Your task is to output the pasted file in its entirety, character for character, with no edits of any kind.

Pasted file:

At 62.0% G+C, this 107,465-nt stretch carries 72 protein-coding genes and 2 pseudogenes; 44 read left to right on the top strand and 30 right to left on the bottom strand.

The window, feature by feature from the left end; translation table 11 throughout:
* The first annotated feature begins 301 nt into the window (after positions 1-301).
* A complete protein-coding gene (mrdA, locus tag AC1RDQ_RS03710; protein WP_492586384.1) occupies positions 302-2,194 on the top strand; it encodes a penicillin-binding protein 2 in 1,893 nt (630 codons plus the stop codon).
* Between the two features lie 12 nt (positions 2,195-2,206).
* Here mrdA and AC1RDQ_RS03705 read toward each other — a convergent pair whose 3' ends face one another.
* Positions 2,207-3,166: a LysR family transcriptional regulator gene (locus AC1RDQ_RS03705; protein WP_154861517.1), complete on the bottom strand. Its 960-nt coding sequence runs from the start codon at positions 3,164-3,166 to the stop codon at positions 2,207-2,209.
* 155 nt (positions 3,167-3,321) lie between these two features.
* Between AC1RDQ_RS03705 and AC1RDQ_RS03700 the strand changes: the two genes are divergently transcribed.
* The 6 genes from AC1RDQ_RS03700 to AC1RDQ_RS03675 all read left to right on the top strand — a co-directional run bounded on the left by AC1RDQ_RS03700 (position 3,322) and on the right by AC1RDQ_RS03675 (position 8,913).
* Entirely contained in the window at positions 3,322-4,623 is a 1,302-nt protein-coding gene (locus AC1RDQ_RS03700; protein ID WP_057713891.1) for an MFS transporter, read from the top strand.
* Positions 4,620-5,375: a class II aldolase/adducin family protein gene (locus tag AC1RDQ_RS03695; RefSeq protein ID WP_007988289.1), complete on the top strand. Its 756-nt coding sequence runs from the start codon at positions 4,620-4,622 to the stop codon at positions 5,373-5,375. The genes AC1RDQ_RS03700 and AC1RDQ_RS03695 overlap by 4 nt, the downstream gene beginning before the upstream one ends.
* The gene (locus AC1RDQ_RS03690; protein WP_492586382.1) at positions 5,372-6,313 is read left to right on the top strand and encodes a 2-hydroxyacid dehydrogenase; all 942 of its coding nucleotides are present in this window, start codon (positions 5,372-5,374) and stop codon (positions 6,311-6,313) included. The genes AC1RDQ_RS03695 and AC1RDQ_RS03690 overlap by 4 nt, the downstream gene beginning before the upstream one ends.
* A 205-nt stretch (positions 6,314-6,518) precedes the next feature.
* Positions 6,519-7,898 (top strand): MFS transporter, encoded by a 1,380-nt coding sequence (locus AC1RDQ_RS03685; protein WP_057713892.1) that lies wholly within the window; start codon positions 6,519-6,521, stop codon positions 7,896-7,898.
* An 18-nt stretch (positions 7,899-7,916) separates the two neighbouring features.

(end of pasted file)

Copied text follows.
At 62.0% G+C, this 107,465-nt stretch carries 72 protein-coding genes and 2 pseudogenes; 44 read left to right on the top strand and 30 right to left on the bottom strand.

The window, feature by feature from the left end; translation table 11 throughout:
* The first annotated feature begins 301 nt into the window (after positions 1-301).
* A complete protein-coding gene (mrdA, locus tag AC1RDQ_RS03710; protein WP_492586384.1) occupies positions 302-2,194 on the top strand; it encodes a penicillin-binding protein 2 in 1,893 nt (630 codons plus the stop codon).
* Between the two features lie 12 nt (positions 2,195-2,206).
* Here mrdA and AC1RDQ_RS03705 read toward each other — a convergent pair whose 3' ends face one another.
* Positions 2,207-3,166: a LysR family transcriptional regulator gene (locus AC1RDQ_RS03705; protein WP_154861517.1), complete on the bottom strand. Its 960-nt coding sequence runs from the start codon at positions 3,164-3,166 to the stop codon at positions 2,207-2,209.
* 155 nt (positions 3,167-3,321) lie between these two features.
* Between AC1RDQ_RS03705 and AC1RDQ_RS03700 the strand changes: the two genes are divergently transcribed.
* The 6 genes from AC1RDQ_RS03700 to AC1RDQ_RS03675 all read left to right on the top strand — a co-directional run bounded on the left by AC1RDQ_RS03700 (position 3,322) and on the right by AC1RDQ_RS03675 (position 8,913).
* Entirely contained in the window at positions 3,322-4,623 is a 1,302-nt protein-coding gene (locus AC1RDQ_RS03700; protein ID WP_057713891.1) for an MFS transporter, read from the top strand.
* Positions 4,620-5,375: a class II aldolase/adducin family protein gene (locus tag AC1RDQ_RS03695; RefSeq protein ID WP_007988289.1), complete on the top strand. Its 756-nt coding sequence runs from the start codon at positions 4,620-4,622 to the stop codon at positions 5,373-5,375. The genes AC1RDQ_RS03700 and AC1RDQ_RS03695 overlap by 4 nt, the downstream gene beginning before the upstream one ends.
* The gene (locus AC1RDQ_RS03690; protein WP_492586382.1) at positions 5,372-6,313 is read left to right on the top strand and encodes a 2-hydroxyacid dehydrogenase; all 942 of its coding nucleotides are present in this window, start codon (positions 5,372-5,374) and stop codon (positions 6,311-6,313) included. The genes AC1RDQ_RS03695 and AC1RDQ_RS03690 overlap by 4 nt, the downstream gene beginning before the upstream one ends.
* A 205-nt stretch (positions 6,314-6,518) precedes the next feature.
* Positions 6,519-7,898 (top strand): MFS transporter, encoded by a 1,380-nt coding sequence (locus AC1RDQ_RS03685; protein WP_057713892.1) that lies wholly within the window; start codon positions 6,519-6,521, stop codon positions 7,896-7,898.
* An 18-nt stretch (positions 7,899-7,916) separates the two neighbouring features.